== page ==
Peter van den Berg-USA TODAY Sports
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MALAGA, Spain — Felix Auger-Aliassime fell to his back behind the baseline, then waited for teammates to race off Canada’s bench and pile on top of him.

A few minutes later, the Canadians finally could lift the Davis Cup.

“I think of us all here, we’ve dreamt of this moment,” Auger-Aliassime said.

Canada won the title for the first time, beating Australia behind victories from Denis Shapovalov and Auger-Aliassime.

Auger-Aliassime secured the winning point when he downed Alex de Minaur 6-3, 6-4 after Shapovalov opened the day by rolling past Thanasi Kokkinakis 6-2, 6-4.

Seven years after leading Canada to the top of junior tennis, Auger-Aliassime, Shapovalov and their teammates finally got to lift the biggest team trophy in their sport.

“We wanted to grow up and be part of the team and try to help the country win the first title,” Shapovalov said, “so everything is just so surreal right now.”

Shapovalov had dropped both his singles matches this week and needed treatment on his back during a three-set loss in the semifinals to Lorenzo Sonego of Italy that lasted 3 hours, 15 minutes. But the left-hander moved quickly around the court, setting up angles to put away winners while racing to a 4-0 lead in the first set.

Auger-Aliassime then finished off his superb second half of the season by completing a perfect week in Spain. He twice had kept the Canadians alive after Shapovalov dropped the opening singles match, and he replaced his weary teammate to join Vasek Pospisil for the decisive doubles point.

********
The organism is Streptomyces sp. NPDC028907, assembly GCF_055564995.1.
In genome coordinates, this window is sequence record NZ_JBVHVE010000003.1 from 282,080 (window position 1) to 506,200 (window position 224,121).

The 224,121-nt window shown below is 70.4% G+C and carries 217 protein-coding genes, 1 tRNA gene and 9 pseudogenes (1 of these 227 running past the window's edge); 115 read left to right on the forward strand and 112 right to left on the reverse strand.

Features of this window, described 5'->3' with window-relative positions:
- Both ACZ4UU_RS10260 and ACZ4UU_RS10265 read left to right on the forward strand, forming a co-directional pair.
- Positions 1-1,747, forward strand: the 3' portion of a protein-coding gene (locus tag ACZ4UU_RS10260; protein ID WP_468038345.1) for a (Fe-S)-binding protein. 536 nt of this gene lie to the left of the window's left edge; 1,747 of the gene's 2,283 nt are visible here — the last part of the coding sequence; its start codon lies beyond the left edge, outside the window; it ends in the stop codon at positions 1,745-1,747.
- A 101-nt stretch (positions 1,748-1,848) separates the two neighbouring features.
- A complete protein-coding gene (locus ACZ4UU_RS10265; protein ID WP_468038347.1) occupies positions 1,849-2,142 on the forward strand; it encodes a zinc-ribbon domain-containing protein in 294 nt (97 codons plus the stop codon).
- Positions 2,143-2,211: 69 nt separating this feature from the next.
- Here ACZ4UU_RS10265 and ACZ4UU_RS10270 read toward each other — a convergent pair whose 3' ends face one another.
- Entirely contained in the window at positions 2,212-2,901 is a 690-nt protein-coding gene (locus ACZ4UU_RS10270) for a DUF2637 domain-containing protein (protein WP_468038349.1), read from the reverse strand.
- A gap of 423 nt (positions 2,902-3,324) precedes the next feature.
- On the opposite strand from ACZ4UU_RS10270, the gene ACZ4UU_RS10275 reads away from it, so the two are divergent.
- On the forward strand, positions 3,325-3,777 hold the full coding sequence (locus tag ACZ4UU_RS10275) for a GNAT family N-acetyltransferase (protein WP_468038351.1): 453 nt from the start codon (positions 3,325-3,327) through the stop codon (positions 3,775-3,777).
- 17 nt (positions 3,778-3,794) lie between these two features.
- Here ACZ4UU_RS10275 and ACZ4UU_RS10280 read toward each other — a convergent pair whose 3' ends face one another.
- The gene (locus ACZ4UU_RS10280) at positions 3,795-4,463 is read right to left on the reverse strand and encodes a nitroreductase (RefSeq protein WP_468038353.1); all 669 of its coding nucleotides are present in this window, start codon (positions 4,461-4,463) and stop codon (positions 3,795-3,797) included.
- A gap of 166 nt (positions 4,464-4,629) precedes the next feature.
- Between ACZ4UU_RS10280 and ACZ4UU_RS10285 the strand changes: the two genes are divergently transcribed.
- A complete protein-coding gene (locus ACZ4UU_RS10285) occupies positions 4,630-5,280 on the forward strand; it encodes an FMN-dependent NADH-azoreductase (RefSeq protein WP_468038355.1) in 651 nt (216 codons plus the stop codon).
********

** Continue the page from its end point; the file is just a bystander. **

This time, Auger-Aliassime made sure the doubles match wouldn’t even be necessary. After his teammates poured onto the court to celebrate with him, they got up and danced around in a circle.

Canada had reached the final only once, falling to host Spain in Madrid in 2019, when Rafael Nadal beat Shapovalov for the clinching point after Auger-Aliassime had lost in the opening match.

But with Auger-Aliassime having since surged up the rankings to his current spot at No. 6, the Canadians are a much more formidable team now. They won the ATP Cup in January and finally added the Davis Cup crown to the junior Davis Cup title Auger-Aliassime and Shapovalov led them to in 2015.

Australia was trying for its 29th title and first since current captain Lleyton Hewitt was part of the title-winning team in 2003.

But it was finally time for the Canadians, who were given a wild card into the field when Russia was suspended because of its invasion of Ukraine.

“Look, I think we were very close today,” de Minaur said. “Just wait until the next time we get the same matchup. Hopefully we can get the win and prove that we can do it.”

But Canada will be tough to beat as long as Auger-Aliassime and Shapovalov play.

Shapovalov is just 23 and Auger-Aliassime 22, but both already have been Grand Slam semifinalists and Auger-Aliassime ended 2022 as one of the hottest players on the ATP Tour. He won all of his four titles this year, including three straight weeks in October.

He also beat Carlos Alcaraz in the previous Davis Cup stage in September, just after the Spaniard had won the U.S. Open to rise to No. 1 in the rankings. That victory helped send the Canadians into the quarterfinals, which they started this week by edging Germany.

“They’re not kids anymore, that’s for sure. Not after today – well not after the last couple of years,” said Pospisil, the team veteran at 32. “They’ve been crushing it.”